Each partner has a website on which the aims and objectives of the FluenCi project can be advertised and updated as the project develops. UNED, with some 200,000 distance learning students, is particularly well placed to exploit this potential. CUP's site is also well visited as this partner provides materials for the Cambridge examinations which enjoy world-wide popularity. All these sites can continue to publish information on the programme after the funding has ceased. Electronic flyers will be provided to national associations of teachers of languages other than English (starting with Spanish) in order to raise awareness of the possibility of extending the FluenCi methodology to other EU languages. It is also proposed to present at internationally well-regarded conferences such as IATEFL, EuroCALL, MATSDA, and BAAL. These associations represent language teachers at all levels, researchers and materials developers and are therefore ideal vehicles for dissemination. EuroCALL in particular addresses teachers of all languages interested in the use of IT, and there is a subgroup specially for corpus matters. The fact that one of the targeted test groups consists of EFL teachers makes realistic the hope that the FluenCi methodology might eventually become part of the training programme of all teachers of foreign languages. The partners intend to include a workshop at every meeting of the consortium, to which local language stakeholders, decision makers and publishers may be invited. The hosting partner will organize the invitation of the most influential guests in its country including the education officers of internationally trading companies, education authorities, and immigration authorities. It is anticipated that these workshops can also function as focus groups to provide timely feedback which might be incorporated into the developing body of structured learning materials. The focus groups can also be circulated with reports on the two planned tests.

Workpackage 8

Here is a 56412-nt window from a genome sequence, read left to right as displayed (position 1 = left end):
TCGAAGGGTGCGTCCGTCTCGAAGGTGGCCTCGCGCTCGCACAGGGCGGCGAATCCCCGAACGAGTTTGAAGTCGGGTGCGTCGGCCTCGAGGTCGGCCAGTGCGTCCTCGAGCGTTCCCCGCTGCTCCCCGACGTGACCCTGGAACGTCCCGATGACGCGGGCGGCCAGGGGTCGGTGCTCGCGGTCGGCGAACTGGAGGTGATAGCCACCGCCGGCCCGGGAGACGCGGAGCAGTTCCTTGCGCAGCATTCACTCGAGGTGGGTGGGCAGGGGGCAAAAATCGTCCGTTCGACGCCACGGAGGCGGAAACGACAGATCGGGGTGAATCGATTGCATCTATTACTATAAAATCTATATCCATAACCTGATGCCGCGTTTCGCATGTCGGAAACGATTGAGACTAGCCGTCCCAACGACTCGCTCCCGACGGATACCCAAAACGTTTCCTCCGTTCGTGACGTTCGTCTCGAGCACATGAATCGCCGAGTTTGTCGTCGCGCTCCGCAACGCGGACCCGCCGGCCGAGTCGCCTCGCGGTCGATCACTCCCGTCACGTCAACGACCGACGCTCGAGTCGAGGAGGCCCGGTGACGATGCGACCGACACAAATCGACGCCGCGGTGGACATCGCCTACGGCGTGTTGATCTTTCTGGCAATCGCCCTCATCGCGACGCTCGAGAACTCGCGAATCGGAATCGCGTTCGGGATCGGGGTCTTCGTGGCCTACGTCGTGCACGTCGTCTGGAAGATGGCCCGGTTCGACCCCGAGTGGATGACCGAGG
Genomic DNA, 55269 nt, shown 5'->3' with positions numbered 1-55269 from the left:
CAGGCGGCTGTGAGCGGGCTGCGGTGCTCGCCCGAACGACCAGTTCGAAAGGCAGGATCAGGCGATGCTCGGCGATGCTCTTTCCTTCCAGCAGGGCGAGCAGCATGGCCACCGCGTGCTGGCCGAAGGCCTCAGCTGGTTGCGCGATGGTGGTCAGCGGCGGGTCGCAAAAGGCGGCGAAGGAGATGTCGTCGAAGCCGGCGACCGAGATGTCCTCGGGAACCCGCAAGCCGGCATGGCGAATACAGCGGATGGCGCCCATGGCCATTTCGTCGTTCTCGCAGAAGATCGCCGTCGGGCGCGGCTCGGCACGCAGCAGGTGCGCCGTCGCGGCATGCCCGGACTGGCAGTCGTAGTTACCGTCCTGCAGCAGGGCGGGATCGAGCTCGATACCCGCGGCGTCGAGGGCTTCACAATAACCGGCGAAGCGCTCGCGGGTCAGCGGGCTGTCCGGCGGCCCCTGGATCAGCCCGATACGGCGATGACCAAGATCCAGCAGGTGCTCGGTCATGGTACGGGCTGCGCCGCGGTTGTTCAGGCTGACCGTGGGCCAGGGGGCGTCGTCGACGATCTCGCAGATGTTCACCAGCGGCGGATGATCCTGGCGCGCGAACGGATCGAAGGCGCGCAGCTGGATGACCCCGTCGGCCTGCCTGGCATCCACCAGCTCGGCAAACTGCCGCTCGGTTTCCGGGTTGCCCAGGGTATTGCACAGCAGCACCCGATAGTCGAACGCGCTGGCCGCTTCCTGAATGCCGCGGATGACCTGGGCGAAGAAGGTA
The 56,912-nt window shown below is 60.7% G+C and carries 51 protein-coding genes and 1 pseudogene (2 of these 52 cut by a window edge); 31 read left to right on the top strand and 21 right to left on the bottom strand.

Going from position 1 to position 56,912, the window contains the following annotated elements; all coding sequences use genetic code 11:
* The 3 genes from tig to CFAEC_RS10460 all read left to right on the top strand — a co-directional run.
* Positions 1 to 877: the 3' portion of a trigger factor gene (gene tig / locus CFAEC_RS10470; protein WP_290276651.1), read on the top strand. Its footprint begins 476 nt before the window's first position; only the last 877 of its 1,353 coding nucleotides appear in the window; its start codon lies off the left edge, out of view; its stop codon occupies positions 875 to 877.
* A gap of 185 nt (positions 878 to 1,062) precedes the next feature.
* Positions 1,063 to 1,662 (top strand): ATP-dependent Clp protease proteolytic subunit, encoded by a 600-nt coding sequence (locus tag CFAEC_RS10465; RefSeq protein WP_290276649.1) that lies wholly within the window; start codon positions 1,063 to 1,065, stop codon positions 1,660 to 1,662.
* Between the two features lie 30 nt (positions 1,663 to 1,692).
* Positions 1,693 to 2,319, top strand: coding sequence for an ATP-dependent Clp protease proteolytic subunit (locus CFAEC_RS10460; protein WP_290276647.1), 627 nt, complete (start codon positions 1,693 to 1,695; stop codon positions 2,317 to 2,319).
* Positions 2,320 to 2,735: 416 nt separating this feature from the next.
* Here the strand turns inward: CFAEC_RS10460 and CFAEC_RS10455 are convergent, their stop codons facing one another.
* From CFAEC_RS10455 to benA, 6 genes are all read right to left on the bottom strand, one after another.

The concrete goal of the FluenCi project is to produce innovative learning materials. This makes it an ideal vehicle for commercial exploitation. There are already two publishing interests present in the consortium. CUP has a well-deserved reputation as a leading educational publisher, and is itself a potential user of a product it will have helped design and produce. It is heavily engaged in the Americas and China. UNED also acts as a publisher to its approximately 200,000 students, with the potential to also reach the American markets. CUP's involvement means that other international publishers will facilitate the extension of FluenCi to other publishers and other languages. As a commercially driven enterprise, CUP is well placed to enable the consortium to develop appropriate business strategies for exploiting the assets available at the end of the project and for building further on these. UNED, as a partner actively involved in creating assets for the English instantiation of the FluenCi approach to oral communicative skills, will be heavily involved in mapping out guidelines for the extension of the project deliverables to other languages, starting with its native Spanish. These materials can then be sent to all language publishers potentially interested in participating in new funded projects to carry on the work of FluenCi. Another potential exploitation route will be offered by DIT in establishing linguistic and pedagogical links between the scripted assets of FluenCi and the unscripted materials being developed in its Dynamic Speech Corpus. This in turn will be of interest to publishers wishing to upgrade their offerings in the area of spoken skills. Since representatives of national and local authorities coping with the problems of integrating immigrants will be represented at the workshops, their professional international networks too can be used to raise interest in extending the scope of FluenCi to languages other than English.